Sasse to introduce bill to protect abortion survivors in wake of Virginia legislation

Sen. Ben Sasse, R-Neb., plans to introduce Monday evening a bill that would penalize doctors and medical professionals who do not provide medical care to infants who survive abortions.

Coming on the heels of the controversial comments made by Virginia Gov. Ralph Northam over a late-term abortion bill in the state, Sasse is looking to use Congress’ Rule 14 process, to bypass the normal committee consideration of a piece of legislation and bring the bill directly to the Senate floor.

“We're talking about fourth trimester abortion - or what anyone in the normal world calls infanticide,” Sasse said on the Senate floor last week when discussing his Born-Alive Abortion Survivors Protection Act.

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He added: “We're not talking about some euphemism, we're not talking about a clump of cells. We're talking about a little baby girl whose been born and is on a table in a hospital or a medical facility and then a decision or a debate would be had about whether or not you could kill that little baby.”

Sasse, one of the most vocal pro-life Republicans in Congress, said he hopes to get his bill passed by a unanimous voice vote.

“On Monday evening, I’m going to be asking unanimous consent--for senators to come to the floor,” Sasse said, according to the Catholic News Agency. “I’m going to ask all 100 senators to come to the floor and be against infanticide. This shouldn’t be complicated.”

Sasse's bill already has the support of Senate Majority Leader Mitch McConnell, who co-sponsored the legislation and publically questioned why any lawmaker would vote against this bill.

“What could be more unanimous than this: That what medical professionals owe every single newborn American citizen, regardless of the circumstances of their birth, is attention and care -- not neglect, and certainly not violence.," McConnell said. "Frankly, it is harrowing that this legislation is necessary."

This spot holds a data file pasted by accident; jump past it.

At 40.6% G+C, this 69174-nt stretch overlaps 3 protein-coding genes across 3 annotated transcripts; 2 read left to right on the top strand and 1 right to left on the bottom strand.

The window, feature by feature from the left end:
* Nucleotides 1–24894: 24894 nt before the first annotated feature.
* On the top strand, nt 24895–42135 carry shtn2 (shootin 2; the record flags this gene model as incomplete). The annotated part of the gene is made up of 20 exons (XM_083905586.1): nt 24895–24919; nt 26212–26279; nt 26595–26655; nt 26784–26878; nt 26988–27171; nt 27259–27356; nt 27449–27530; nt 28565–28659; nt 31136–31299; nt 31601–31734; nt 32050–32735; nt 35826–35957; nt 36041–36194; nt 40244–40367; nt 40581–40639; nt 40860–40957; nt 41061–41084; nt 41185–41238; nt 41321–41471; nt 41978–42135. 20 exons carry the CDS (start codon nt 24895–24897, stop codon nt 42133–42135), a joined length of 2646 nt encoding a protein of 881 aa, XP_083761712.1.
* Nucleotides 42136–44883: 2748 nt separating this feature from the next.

The Virginia governor made his comments during an appearance on a local radio station to discuss The Repeal Act, which seeks to repeal restrictions on third-trimester abortions.

Virginia Democratic Del. Kathy Tran, a sponsor, sparked outrage from conservatives when she was asked at a hearing if a woman about to give birth and dilating could still request an abortion.

“My bill would allow that, yes,” she said. Existing state law does not put an absolute time limit on abortions and Tran's legislation does not alter that, but it does loosen restrictions on the need to get additional certification from doctors.

The bill was tabled in committee last week.

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Northam, a former pediatric neurologist, had been asked about Tran's comments and said he couldn’t speak for her, but said that third-trimester abortions are done with “the consent of obviously the mother, with consent of the physician, multiple physicians by the way, and it’s done in cases where there may be severe deformities or there may be a fetus that’s not viable.”

“So in this particular example if a mother is in labor, I can tell you exactly what would happen, the infant would be delivered. The infant would be kept comfortable. The infant would be resuscitated if that’s what the mother and the family desired, and then a discussion would ensue between the physicians and the mother.”

The effort in Virginia follows New York passing a bill last week loosening restrictions on abortion, as New Mexico, Massachusetts, Rhode Island, Virginia, and Washington also pass new laws expanding abortion access or move to strip old laws from the books that limit abortions.

Speaking on Fox News’ “The Daily Briefing with Dana Perino” last week, Sasse called Northam’s comments “morally repugnant” and argued the Democratic governor should “get the hell out of office” if he doesn’t support protecting the life of a child who survived an abortion.

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“The comments the governor of Virginia made were about fourth-term abortions,” Sasse said on Fox News’ “The Daily Briefing with Dana Perino.” “That’s not abortion, that’s infanticide.”

Shortly after making his comments on the radio show, Northam became embroiled in a scandal over a photo on his medical school yearbook page that showed what appeared to be a man in blackface and a second person cloaked in Ku Klux Klan garb.

The scandal began Friday when The Virginian-Pilot released the photo from Northam's 1984 Eastern Virginia Medical School yearbook.

Northam quickly apologized for appearing in a photograph, but by Saturday, he reversed course and said the racist photo on his yearbook profile page did not feature him after all. The Democratic governor said he had not seen the photo before Friday, since he had not purchased the commemorative book or been involved in its preparation more than three decades ago.

The Associated Press contributed to this report.